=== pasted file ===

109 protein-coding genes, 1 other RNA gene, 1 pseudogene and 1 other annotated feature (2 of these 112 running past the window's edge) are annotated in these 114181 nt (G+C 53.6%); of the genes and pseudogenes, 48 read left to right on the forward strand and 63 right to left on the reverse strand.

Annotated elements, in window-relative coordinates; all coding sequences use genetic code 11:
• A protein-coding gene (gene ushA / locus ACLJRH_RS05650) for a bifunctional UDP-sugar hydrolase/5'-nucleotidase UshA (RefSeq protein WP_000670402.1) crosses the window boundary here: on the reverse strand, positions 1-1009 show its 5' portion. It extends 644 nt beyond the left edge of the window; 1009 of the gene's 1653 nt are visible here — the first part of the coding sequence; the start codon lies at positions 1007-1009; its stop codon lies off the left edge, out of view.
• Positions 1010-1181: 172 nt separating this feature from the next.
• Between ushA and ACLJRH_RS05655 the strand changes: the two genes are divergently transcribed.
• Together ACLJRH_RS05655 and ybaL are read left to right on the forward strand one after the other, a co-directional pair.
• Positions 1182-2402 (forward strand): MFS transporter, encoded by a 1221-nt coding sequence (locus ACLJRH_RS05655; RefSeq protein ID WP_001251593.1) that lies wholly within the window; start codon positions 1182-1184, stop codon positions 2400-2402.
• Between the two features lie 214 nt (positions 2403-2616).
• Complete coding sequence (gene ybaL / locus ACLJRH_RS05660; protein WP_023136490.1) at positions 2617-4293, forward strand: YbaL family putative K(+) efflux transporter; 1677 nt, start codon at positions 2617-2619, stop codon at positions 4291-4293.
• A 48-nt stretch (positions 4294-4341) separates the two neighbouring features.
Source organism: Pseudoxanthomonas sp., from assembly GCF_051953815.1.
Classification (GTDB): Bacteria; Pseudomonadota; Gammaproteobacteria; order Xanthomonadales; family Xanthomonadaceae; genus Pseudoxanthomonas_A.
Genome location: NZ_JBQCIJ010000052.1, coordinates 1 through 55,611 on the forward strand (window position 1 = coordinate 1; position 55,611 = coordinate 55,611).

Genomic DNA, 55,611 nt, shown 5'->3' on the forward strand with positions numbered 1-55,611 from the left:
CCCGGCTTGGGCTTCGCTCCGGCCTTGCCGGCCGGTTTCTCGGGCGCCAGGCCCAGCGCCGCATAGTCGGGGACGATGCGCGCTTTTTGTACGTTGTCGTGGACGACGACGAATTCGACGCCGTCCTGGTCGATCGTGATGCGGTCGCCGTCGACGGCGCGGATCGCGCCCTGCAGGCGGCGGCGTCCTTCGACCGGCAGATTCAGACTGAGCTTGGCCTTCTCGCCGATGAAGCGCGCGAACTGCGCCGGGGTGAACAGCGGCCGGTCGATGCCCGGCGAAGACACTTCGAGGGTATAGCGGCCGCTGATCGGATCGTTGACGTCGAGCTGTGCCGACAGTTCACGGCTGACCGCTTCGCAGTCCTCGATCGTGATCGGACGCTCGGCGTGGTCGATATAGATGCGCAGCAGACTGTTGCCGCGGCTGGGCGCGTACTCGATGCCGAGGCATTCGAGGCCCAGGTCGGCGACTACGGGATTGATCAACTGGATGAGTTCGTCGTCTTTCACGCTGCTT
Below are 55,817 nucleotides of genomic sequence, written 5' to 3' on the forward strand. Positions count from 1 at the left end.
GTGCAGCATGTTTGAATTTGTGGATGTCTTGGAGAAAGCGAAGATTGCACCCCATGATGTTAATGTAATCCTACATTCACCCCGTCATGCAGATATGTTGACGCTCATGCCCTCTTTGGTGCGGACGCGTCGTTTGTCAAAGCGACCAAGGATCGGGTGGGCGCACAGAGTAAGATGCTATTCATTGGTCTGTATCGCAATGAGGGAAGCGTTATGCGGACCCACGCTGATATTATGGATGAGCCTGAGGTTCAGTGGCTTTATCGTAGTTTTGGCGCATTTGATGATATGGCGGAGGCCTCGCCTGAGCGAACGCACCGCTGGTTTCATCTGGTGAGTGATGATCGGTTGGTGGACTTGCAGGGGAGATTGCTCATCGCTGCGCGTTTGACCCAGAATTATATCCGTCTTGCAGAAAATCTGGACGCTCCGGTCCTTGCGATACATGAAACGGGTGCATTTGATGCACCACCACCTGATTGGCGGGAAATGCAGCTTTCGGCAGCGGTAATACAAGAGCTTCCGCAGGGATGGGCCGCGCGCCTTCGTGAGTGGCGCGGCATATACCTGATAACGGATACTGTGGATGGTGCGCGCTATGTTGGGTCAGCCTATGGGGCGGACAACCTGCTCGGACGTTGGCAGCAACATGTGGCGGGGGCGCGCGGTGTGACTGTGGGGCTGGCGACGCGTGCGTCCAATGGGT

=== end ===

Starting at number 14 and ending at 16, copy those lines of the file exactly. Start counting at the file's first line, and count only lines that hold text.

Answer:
Genomic DNA, 55,611 nt, shown 5'->3' on the forward strand with positions numbered 1-55,611 from the left:
CCCGGCTTGGGCTTCGCTCCGGCCTTGCCGGCCGGTTTCTCGGGCGCCAGGCCCAGCGCCGCATAGTCGGGGACGATGCGCGCTTTTTGTACGTTGTCGTGGACGACGACGAATTCGACGCCGTCCTGGTCGATCGTGATGCGGTCGCCGTCGACGGCGCGGATCGCGCCCTGCAGGCGGCGGCGTCCTTCGACCGGCAGATTCAGACTGAGCTTGGCCTTCTCGCCGATGAAGCGCGCGAACTGCGCCGGGGTGAACAGCGGCCGGTCGATGCCCGGCGAAGACACTTCGAGGGTATAGCGGCCGCTGATCGGATCGTTGACGTCGAGCTGTGCCGACAGTTCACGGCTGACCGCTTCGCAGTCCTCGATCGTGATCGGACGCTCGGCGTGGTCGATATAGATGCGCAGCAGACTGTTGCCGCGGCTGGGCGCGTACTCGATGCCGAGGCATTCGAGGCCCAGGTCGGCGACTACGGGATTGATCAACTGGATGAGTTCGTCGTCTTTCACGCTGCTT
Below are 55,817 nucleotides of genomic sequence, written 5' to 3' on the forward strand. Positions count from 1 at the left end.